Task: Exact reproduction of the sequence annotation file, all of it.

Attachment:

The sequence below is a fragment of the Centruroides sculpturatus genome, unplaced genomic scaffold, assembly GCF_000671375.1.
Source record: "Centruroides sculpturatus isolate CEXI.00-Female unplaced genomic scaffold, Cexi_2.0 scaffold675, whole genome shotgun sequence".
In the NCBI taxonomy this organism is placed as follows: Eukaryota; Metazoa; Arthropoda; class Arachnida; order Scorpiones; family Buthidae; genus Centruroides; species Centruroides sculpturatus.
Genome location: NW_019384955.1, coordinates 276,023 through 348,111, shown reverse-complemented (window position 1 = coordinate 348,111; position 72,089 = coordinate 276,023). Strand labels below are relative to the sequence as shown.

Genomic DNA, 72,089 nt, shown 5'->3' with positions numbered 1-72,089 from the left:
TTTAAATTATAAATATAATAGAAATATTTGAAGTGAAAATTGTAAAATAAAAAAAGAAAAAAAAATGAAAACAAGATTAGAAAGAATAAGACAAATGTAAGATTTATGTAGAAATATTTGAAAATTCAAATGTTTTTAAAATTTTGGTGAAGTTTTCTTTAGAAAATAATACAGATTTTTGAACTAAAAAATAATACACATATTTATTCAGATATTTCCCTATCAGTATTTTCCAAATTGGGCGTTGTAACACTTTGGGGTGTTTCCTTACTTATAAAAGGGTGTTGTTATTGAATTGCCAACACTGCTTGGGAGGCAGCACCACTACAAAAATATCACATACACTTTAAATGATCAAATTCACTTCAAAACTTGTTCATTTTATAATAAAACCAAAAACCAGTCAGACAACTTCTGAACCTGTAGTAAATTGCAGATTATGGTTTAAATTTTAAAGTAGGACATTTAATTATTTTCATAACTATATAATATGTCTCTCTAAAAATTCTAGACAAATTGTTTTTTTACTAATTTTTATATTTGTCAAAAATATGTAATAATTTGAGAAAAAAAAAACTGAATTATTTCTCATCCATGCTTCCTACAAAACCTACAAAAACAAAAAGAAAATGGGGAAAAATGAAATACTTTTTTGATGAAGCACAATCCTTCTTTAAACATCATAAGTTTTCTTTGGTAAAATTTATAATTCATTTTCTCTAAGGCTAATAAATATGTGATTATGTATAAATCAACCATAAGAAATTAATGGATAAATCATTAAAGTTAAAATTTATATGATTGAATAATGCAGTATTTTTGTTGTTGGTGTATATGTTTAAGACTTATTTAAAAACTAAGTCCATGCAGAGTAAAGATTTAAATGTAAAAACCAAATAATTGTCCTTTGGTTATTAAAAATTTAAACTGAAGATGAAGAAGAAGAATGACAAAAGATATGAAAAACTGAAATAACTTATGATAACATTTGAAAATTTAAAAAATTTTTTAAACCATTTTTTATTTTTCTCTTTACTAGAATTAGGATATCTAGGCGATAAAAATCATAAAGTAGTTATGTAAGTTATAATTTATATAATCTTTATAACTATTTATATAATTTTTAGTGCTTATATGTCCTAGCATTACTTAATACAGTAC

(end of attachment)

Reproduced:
The sequence below is a fragment of the Centruroides sculpturatus genome, unplaced genomic scaffold, assembly GCF_000671375.1.
Source record: "Centruroides sculpturatus isolate CEXI.00-Female unplaced genomic scaffold, Cexi_2.0 scaffold675, whole genome shotgun sequence".
In the NCBI taxonomy this organism is placed as follows: Eukaryota; Metazoa; Arthropoda; class Arachnida; order Scorpiones; family Buthidae; genus Centruroides; species Centruroides sculpturatus.
Genome location: NW_019384955.1, coordinates 276,023 through 348,111, shown reverse-complemented (window position 1 = coordinate 348,111; position 72,089 = coordinate 276,023). Strand labels below are relative to the sequence as shown.

Genomic DNA, 72,089 nt, shown 5'->3' with positions numbered 1-72,089 from the left:
TTTAAATTATAAATATAATAGAAATATTTGAAGTGAAAATTGTAAAATAAAAAAAGAAAAAAAAATGAAAACAAGATTAGAAAGAATAAGACAAATGTAAGATTTATGTAGAAATATTTGAAAATTCAAATGTTTTTAAAATTTTGGTGAAGTTTTCTTTAGAAAATAATACAGATTTTTGAACTAAAAAATAATACACATATTTATTCAGATATTTCCCTATCAGTATTTTCCAAATTGGGCGTTGTAACACTTTGGGGTGTTTCCTTACTTATAAAAGGGTGTTGTTATTGAATTGCCAACACTGCTTGGGAGGCAGCACCACTACAAAAATATCACATACACTTTAAATGATCAAATTCACTTCAAAACTTGTTCATTTTATAATAAAACCAAAAACCAGTCAGACAACTTCTGAACCTGTAGTAAATTGCAGATTATGGTTTAAATTTTAAAGTAGGACATTTAATTATTTTCATAACTATATAATATGTCTCTCTAAAAATTCTAGACAAATTGTTTTTTTACTAATTTTTATATTTGTCAAAAATATGTAATAATTTGAGAAAAAAAAAACTGAATTATTTCTCATCCATGCTTCCTACAAAACCTACAAAAACAAAAAGAAAATGGGGAAAAATGAAATACTTTTTTGATGAAGCACAATCCTTCTTTAAACATCATAAGTTTTCTTTGGTAAAATTTATAATTCATTTTCTCTAAGGCTAATAAATATGTGATTATGTATAAATCAACCATAAGAAATTAATGGATAAATCATTAAAGTTAAAATTTATATGATTGAATAATGCAGTATTTTTGTTGTTGGTGTATATGTTTAAGACTTATTTAAAAACTAAGTCCATGCAGAGTAAAGATTTAAATGTAAAAACCAAATAATTGTCCTTTGGTTATTAAAAATTTAAACTGAAGATGAAGAAGAAGAATGACAAAAGATATGAAAAACTGAAATAACTTATGATAACATTTGAAAATTTAAAAAATTTTTTAAACCATTTTTTATTTTTCTCTTTACTAGAATTAGGATATCTAGGCGATAAAAATCATAAAGTAGTTATGTAAGTTATAATTTATATAATCTTTATAACTATTTATATAATTTTTAGTGCTTATATGTCCTAGCATTACTTAATACAGTAC